Backpacking hunting trips call for ultralight gear, since you have to haul everything in on your back. Do you cut off your toothbrush handle to lighten your load, to leave space and weight for essential gear like a spotting scope? What if I said you could have the best of both worlds? Vortex designed the Razor HD 11-33×50 with premium glass and coatings and packaged it in a light, compact and tough-as-nails spotting scope. Let’s zoom in on the details.
The Razor HD 11-33×50 is available as either an angled or straight body design. I often favour angled body spotting scopes that I mount lower, maximizing stability in wind, offering greater comfort when glassing for extended periods and allowing a smaller, lighter tripod. But the 11-33×50 scope can double as a handheld monocular, and in that case a straight body design is best for rapid target acquisition. The straight body works best with vehicle window mounts, too.
The first thing I noticed about this spotting scope was its weight. At only 700 grams (1.5 pounds), it weighs less than a Razor HD 10×50 binocular. For glassing game, the 11-33x spotting scope has the advantage of more than three times more magnification. Extra magnification is handy when estimating a legal ram or judging a bull’s antlers at a distance. Because of its compact length (10.3 inches/23 centimetres), light weight and low minimum magnification, it’s possible to handhold the Razor HD 11-33x for a quick look at a distant object. If warranted, you can then mount to a tripod (using standard 1/4×20 screw threads) for a closer inspection. Given the scope’s versatility, I’m tempted to leave my binos at home on my next mountain hunt, where weight is always a consideration.
The Razor line is Vortex’s premium grade of optics. This scope uses APO lenses to correct colour across the visual spectrum. HD lens elements and extra-low dispersion glass give better resolution and colour fidelity. And on all air-to-glass surfaces, Vortex uses an anti-reflective coating for maximum light transmission, resulting in enhanced low-light performance. The scope has outstanding image quality and true-life colours.
This scope uses a 50-millimetre objective lens to keep things light. The trade-off with a smaller objective is that at its highest magnification of 33x the exit pupil is only 1.5 millimetres, meaning that high magnification is best for brighter conditions. Conversely, at 11x the exit pupil is 4.6 millimetres, and it’s the magnification I use in low-light conditions.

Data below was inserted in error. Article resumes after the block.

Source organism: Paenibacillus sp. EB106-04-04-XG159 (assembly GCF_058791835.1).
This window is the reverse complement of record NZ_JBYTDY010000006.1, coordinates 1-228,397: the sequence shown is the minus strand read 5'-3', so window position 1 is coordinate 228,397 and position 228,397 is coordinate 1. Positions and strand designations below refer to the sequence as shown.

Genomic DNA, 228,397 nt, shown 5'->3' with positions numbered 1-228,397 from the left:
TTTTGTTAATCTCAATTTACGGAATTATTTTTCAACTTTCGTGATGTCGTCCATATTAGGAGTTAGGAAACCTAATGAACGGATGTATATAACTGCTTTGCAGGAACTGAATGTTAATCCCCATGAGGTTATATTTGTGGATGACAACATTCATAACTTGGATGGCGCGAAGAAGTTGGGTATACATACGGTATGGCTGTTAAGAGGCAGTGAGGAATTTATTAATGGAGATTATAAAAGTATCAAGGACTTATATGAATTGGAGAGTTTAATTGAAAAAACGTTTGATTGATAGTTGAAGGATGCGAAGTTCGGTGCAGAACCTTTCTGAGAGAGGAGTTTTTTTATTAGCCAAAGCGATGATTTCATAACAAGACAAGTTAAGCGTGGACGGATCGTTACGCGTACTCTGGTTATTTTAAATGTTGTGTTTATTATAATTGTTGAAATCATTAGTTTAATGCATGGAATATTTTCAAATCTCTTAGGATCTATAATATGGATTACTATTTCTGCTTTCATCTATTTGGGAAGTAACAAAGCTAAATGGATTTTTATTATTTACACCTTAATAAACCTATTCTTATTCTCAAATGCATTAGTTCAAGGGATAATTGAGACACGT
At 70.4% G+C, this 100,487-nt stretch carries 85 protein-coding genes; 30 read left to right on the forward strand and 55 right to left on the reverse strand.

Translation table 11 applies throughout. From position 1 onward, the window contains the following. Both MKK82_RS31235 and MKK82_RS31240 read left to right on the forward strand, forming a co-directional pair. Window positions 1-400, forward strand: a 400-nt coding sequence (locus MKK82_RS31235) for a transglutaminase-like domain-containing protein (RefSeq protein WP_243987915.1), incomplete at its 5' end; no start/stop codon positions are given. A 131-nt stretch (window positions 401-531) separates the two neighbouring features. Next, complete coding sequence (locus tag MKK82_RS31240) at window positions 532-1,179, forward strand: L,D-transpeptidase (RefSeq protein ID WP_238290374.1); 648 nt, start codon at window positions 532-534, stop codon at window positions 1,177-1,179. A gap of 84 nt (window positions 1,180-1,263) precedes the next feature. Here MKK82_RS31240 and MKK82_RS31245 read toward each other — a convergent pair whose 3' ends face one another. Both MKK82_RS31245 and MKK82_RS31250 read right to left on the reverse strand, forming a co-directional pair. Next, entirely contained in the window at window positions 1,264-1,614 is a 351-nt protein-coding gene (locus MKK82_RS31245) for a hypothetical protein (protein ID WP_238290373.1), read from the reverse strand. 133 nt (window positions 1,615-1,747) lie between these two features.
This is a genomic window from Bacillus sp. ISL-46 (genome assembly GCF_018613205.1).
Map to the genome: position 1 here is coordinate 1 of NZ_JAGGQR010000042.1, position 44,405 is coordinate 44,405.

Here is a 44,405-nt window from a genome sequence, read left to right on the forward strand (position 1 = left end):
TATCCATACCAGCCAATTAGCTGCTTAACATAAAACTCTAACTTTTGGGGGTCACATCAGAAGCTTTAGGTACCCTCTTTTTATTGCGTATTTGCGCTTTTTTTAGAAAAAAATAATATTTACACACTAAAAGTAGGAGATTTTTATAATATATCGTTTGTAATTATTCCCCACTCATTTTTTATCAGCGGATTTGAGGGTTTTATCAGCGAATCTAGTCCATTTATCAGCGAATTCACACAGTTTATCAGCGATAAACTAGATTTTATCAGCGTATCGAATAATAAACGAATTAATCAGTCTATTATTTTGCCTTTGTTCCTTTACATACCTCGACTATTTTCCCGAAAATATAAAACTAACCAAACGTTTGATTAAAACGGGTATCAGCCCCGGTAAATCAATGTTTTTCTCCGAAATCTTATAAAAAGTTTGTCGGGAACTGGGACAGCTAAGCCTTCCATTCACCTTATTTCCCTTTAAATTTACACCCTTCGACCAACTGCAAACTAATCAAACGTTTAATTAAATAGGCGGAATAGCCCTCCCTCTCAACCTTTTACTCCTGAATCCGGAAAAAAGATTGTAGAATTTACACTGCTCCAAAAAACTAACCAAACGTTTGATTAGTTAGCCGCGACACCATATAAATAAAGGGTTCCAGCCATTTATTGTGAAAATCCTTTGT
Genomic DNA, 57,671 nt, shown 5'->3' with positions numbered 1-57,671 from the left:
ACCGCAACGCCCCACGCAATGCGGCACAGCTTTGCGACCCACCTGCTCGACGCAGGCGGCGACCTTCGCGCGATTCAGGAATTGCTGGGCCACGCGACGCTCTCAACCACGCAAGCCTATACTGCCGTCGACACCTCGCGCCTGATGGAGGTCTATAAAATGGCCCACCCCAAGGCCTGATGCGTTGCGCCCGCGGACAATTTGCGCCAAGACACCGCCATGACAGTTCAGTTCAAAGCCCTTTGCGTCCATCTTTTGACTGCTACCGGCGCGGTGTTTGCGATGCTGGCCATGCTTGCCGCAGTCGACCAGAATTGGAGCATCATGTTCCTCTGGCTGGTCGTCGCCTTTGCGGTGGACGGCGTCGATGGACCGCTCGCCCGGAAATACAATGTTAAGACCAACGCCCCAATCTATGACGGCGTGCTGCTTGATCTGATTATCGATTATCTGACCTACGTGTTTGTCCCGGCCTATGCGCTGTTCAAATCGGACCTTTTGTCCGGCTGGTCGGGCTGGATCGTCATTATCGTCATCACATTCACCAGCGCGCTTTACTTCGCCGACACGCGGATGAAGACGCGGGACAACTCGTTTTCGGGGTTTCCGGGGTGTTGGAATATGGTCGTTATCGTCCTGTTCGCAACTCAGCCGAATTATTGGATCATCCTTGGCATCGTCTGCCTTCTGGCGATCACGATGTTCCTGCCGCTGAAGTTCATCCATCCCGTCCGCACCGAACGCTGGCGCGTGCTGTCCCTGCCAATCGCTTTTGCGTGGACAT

Eye relief is another important consideration for long hours behind a scope. This scope has 16 millimetres of eye relief at its lowest magnification and 19 millimetres at 33x. A generous, soft rubber eyecup blocks any distracting sidelight.
A dual-focus system allows for fast focus using the rear portion of the focus knob, and fine adjustments with the front. The focus is smooth and intuitive. This scope focuses from two metres to infinity, so whether you’re watching birds at your feeder or glassing for goats on a mountainside, the 11-33x covers it all.
Finding a suitable spotting scope for hunting is a balance between enough field of view to find quickly scan the habitat in search of animals and enough magnification to evaluate if the animals are legal and of interest to shoot. The 11-33x magnification range on this scope strikes a balance: at the low end, it performs like a full-size pair of binoculars and is perfect for finding game; at its maximum, it has enough resolving power to make accurate field assessments. If I was looking for holes in paper targets at long range, I’d want more magnification, but when glassing for game this is more than adequate. A scope with more magnification needs a larger objective lens to transmit enough light to the eye, resulting in a heavier and bulkier spotting scope.
Razor spotting scopes are built to handle whatever Mother Nature throws at them, and the 11-33×50 lived up to these claims throughout my testing. Its waterproof O-ring seals prevent moisture and dust from entering the scope. It is argon gas purged to prevent internal fogging, and its scratch-resistant coating protects exterior lenses. Soft, flexible lens caps protect lenses when not in use. The scope includes a fitted carrying case.
Like all Vortex optics, the Razor HD 11-33×50 is covered by their VIP lifetime warranty – in the event the scope is damaged or defective, they’ll repair or replace it at no charge. The VIP warranty is fully transferable, and no receipt is needed to make a claim.
In my opinion, the Razor HD 11-33×50 is an excellent choice for the mountain hunter. Loaded with premium features, the spotting scope’s well-thought-out design balances hunting performance and rugged, lightweight construction. The scope is sharp from edge to edge, with accurate colours. For the mountain hunter looking to carry one optic on a hunt, the Vortex Razor HD is worth a close look. And because it’s so light, you’ll be able to keep the handle on your toothbrush.
Canadian MSRP is $1,429. For more information, visit Vortex Canada at vortexcanada.net.
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